Guadalajara Introduction Walking Tour (Self Guided), Guadalajara

Guadalajara has plenty to keep visitors engaged, and it's in the Centro Historico – the heart of the city – that they'll find some of the most attractive plazas, the massive Cathedral, historic colonial-style buildings, and prominent museums. Here, too, are the strikingly grandiose murals of Jose Clemente Orozco, one of Mexico's three greatest muralists. Theaters, shops, restaurants, and clubs dot the area, which is easy to explore on foot, especially given the pedestrians-only walkways. Follow this self-guided tour to discover Mexico's second-largest city and the birthplace of many of the country's traditions!
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Guadalajara Introduction Walking Tour Map

Guide Name: Guadalajara Introduction Walking Tour
Guide Location: Mexico » Guadalajara (See other walking tours in Guadalajara)
Guide Type: Self-guided Walking Tour (Sightseeing)
# of Attractions: 16
Tour Duration: 3 Hour(s)
Travel Distance: 3.9 Km or 2.4 Miles
Author: leticia
Sight(s) Featured in This Guide:
  • Plaza Tapatia
  • Hospicio Cabañas
  • Teatro Degollado
  • Templo de San Agustin
  • Palacio de Gobierno
  • Plaza de la Liberación
  • Museo Regional de Guadalajara
  • Rotonda de los Jaliscienses Ilustres
  • Museo del Periodismo y de las Artes Gráficas
  • Catedral de Guadalajara
  • Palacio Municipal
  • Plaza Guadalajara
  • Biblioteca Iberoamericana Octavio Paz
  • El Parque de la Revolución
  • Universidad de Guadalajara
  • Templo Expiatorio
Plaza Tapatia

1) Plaza Tapatia (must see)

Plaza Tapatia is a monumental square in historical Guadalajara and stretches from the Teatro Degollado to the Instituto Cabañas. The square is 70 thousand square meters and houses several attractions, including many fountains and sculptures. One of them is fountain depicting four children playing with water. Another is a statue of two lions with a tree, which is the coat of arms of Guadalajara. In the center you will see La Inmolación de Quetzalcoatl, a nice fountain in the shape of a cross and five bronze sculptures. This popular square also houses a number of shops, restaurants and cafes.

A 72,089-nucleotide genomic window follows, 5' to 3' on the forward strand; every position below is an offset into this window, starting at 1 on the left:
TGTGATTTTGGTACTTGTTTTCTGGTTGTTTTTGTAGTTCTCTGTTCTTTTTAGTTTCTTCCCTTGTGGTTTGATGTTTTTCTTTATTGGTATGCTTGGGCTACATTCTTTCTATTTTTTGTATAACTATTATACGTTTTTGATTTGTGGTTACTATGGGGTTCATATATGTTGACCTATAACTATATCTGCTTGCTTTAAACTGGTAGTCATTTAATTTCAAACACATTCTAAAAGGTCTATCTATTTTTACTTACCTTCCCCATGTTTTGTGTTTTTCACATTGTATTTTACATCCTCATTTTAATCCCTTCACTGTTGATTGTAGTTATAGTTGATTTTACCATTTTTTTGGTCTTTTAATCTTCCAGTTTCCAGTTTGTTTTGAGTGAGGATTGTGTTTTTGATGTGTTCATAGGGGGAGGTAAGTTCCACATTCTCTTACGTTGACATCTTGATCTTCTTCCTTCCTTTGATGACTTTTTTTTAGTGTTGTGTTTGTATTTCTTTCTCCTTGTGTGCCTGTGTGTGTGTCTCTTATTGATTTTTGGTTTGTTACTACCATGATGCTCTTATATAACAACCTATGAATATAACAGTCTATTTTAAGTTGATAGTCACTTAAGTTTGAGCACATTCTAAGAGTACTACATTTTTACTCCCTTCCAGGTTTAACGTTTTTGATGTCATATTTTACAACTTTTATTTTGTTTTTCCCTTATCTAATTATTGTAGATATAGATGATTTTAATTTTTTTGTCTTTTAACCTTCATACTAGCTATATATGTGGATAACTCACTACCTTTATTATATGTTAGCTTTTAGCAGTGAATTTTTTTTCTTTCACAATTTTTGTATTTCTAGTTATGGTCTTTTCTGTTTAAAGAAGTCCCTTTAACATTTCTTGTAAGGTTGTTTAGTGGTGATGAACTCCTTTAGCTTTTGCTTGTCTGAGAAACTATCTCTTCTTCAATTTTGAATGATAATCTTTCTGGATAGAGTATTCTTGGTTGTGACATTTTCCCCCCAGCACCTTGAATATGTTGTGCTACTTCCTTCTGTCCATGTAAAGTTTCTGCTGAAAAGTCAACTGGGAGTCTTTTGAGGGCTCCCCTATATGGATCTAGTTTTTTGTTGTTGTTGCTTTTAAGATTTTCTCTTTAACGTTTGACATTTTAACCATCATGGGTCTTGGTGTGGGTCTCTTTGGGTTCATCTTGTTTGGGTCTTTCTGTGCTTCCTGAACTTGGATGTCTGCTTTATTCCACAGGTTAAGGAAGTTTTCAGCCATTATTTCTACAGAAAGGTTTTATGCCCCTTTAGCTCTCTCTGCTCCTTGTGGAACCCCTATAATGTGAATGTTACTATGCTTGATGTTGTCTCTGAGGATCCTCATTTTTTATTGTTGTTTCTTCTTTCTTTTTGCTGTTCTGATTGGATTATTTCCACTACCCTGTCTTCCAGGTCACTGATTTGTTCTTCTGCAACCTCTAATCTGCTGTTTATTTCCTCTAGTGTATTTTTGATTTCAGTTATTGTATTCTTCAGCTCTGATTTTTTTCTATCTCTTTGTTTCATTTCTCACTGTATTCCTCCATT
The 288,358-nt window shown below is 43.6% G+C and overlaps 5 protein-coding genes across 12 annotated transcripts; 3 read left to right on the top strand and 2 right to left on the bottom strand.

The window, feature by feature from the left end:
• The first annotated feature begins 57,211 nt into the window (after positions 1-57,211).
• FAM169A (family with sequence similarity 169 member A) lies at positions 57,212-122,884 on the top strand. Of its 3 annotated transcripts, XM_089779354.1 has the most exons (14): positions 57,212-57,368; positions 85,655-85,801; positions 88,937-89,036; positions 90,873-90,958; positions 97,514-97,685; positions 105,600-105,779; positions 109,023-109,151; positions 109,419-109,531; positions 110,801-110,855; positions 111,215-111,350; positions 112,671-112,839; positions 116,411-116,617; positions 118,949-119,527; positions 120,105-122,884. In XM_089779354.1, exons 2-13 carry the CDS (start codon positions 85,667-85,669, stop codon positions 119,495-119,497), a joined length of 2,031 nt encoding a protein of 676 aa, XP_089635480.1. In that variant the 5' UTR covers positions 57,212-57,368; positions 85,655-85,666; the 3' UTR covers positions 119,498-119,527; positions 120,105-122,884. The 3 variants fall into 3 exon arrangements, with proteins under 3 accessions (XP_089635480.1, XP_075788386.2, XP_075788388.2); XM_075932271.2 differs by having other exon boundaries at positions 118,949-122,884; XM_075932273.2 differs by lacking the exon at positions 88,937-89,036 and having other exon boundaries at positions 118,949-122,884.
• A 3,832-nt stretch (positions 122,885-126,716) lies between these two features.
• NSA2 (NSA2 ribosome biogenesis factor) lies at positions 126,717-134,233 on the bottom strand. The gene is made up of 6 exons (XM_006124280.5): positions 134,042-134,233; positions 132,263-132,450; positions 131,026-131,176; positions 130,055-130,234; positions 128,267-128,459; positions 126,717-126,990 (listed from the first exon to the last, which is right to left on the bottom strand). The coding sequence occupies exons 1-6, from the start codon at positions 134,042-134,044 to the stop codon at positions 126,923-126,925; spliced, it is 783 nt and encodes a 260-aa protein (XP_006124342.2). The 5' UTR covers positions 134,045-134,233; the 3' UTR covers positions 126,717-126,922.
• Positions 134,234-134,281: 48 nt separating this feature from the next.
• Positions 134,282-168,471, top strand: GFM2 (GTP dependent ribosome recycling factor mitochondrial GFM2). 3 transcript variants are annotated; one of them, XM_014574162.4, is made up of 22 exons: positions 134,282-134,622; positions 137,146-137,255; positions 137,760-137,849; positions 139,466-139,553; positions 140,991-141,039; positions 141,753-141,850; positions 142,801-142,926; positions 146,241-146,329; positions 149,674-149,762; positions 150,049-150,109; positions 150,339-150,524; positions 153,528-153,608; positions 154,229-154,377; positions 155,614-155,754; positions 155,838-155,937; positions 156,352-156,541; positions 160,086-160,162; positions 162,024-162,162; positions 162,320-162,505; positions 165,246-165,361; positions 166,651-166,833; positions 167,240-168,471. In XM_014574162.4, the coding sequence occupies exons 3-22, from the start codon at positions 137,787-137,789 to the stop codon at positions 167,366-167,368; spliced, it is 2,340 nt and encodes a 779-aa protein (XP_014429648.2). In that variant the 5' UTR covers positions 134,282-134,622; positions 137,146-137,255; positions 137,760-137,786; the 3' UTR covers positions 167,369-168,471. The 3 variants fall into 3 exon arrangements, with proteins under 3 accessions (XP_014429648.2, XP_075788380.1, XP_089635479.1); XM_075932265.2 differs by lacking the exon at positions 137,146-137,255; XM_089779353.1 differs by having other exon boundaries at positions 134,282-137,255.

Hospicio Cabañas

2) Hospicio Cabañas (must see)

The Hospicio Cabañas is a World Heritage Site and one of the oldest and largest hospital complexes in Spanish America. The complex was founded in 1791 by the Bishop of Guadalajara in order to combine the functions of a workhouse, hospital, orphanage, and almshouse. It owes its name to Juan Ruiz de Cabañas who was appointed to the see of Guadalajara in 1796 and engaged Manuel Tolsá, a renowned architect from Mexico City, to design the structure. Tolsá's design was based on classic examples such as Les Invalides in Paris and El Escorial near Madrid. The buildings form a rectangle measuring 164 m by 145 m. These are single-storey structures which are 7.5 m in height. The chapel is twice as high and has a dome rising to 32.5 m. The complex is erected on one level, "so as to facilitate the movement of the sick, the aged, and children."

Following the death of Cabañas in 1823, construction continued until 1829. Although it served for a time as a barracks in the mid-19th century, the hospital lasted well into the 20th century and continued to function until 1980, when the Cabañas Cultural Institute, with affiliated schools for arts and crafts, moved in. The highlight of the interior decoration is a series of monumental frescoes by José Clemente Orozco, including one of his most famed creations, the allegory of The Man of Fire.
Sight description based on wikipedia
Teatro Degollado